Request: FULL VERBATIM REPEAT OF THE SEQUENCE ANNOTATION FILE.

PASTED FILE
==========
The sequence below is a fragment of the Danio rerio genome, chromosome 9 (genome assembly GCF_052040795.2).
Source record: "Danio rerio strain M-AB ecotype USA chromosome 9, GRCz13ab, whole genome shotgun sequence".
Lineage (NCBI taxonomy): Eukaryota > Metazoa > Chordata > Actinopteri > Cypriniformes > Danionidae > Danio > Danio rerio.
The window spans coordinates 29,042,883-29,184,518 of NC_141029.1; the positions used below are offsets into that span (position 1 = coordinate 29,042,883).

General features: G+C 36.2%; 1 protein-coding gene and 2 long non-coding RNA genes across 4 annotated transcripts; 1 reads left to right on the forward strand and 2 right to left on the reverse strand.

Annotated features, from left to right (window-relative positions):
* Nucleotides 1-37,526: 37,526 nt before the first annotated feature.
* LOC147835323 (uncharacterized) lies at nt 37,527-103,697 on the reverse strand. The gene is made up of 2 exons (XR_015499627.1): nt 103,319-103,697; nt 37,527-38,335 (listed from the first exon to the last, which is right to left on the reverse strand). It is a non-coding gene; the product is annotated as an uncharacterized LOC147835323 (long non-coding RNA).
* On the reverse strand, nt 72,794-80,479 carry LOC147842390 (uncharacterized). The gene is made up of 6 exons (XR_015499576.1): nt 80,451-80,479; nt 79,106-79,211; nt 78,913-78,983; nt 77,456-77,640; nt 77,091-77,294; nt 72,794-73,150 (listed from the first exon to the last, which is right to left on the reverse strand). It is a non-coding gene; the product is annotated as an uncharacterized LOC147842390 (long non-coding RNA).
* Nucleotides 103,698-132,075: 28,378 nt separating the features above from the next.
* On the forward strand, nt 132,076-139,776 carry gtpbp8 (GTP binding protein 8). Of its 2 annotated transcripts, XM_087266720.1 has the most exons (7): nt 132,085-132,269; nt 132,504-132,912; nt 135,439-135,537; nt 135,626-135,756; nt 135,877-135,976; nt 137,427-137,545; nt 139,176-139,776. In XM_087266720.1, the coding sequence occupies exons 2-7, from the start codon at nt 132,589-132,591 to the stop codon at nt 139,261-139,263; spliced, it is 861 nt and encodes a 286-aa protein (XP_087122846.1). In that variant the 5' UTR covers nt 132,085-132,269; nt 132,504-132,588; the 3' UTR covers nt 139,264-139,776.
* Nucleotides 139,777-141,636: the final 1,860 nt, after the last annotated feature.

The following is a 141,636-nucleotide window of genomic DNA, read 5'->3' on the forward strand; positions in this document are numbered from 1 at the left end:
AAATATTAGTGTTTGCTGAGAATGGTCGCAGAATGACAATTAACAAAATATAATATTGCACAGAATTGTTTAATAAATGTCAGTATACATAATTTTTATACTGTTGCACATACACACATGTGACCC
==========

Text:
The sequence below is a fragment of the Danio rerio genome, chromosome 9 (genome assembly GCF_052040795.2).
Source record: "Danio rerio strain M-AB ecotype USA chromosome 9, GRCz13ab, whole genome shotgun sequence".
Lineage (NCBI taxonomy): Eukaryota > Metazoa > Chordata > Actinopteri > Cypriniformes > Danionidae > Danio > Danio rerio.
The window spans coordinates 29,042,883-29,184,518 of NC_141029.1; the positions used below are offsets into that span (position 1 = coordinate 29,042,883).

General features: G+C 36.2%; 1 protein-coding gene and 2 long non-coding RNA genes across 4 annotated transcripts; 1 reads left to right on the forward strand and 2 right to left on the reverse strand.

Annotated features, from left to right (window-relative positions):
* Nucleotides 1-37,526: 37,526 nt before the first annotated feature.
* LOC147835323 (uncharacterized) lies at nt 37,527-103,697 on the reverse strand. The gene is made up of 2 exons (XR_015499627.1): nt 103,319-103,697; nt 37,527-38,335 (listed from the first exon to the last, which is right to left on the reverse strand). It is a non-coding gene; the product is annotated as an uncharacterized LOC147835323 (long non-coding RNA).
* On the reverse strand, nt 72,794-80,479 carry LOC147842390 (uncharacterized). The gene is made up of 6 exons (XR_015499576.1): nt 80,451-80,479; nt 79,106-79,211; nt 78,913-78,983; nt 77,456-77,640; nt 77,091-77,294; nt 72,794-73,150 (listed from the first exon to the last, which is right to left on the reverse strand). It is a non-coding gene; the product is annotated as an uncharacterized LOC147842390 (long non-coding RNA).
* Nucleotides 103,698-132,075: 28,378 nt separating the features above from the next.
* On the forward strand, nt 132,076-139,776 carry gtpbp8 (GTP binding protein 8). Of its 2 annotated transcripts, XM_087266720.1 has the most exons (7): nt 132,085-132,269; nt 132,504-132,912; nt 135,439-135,537; nt 135,626-135,756; nt 135,877-135,976; nt 137,427-137,545; nt 139,176-139,776. In XM_087266720.1, the coding sequence occupies exons 2-7, from the start codon at nt 132,589-132,591 to the stop codon at nt 139,261-139,263; spliced, it is 861 nt and encodes a 286-aa protein (XP_087122846.1). In that variant the 5' UTR covers nt 132,085-132,269; nt 132,504-132,588; the 3' UTR covers nt 139,264-139,776.
* Nucleotides 139,777-141,636: the final 1,860 nt, after the last annotated feature.

The following is a 141,636-nucleotide window of genomic DNA, read 5'->3' on the forward strand; positions in this document are numbered from 1 at the left end:
AAATATTAGTGTTTGCTGAGAATGGTCGCAGAATGACAATTAACAAAATATAATATTGCACAGAATTGTTTAATAAATGTCAGTATACATAATTTTTATACTGTTGCACATACACACATGTGACCC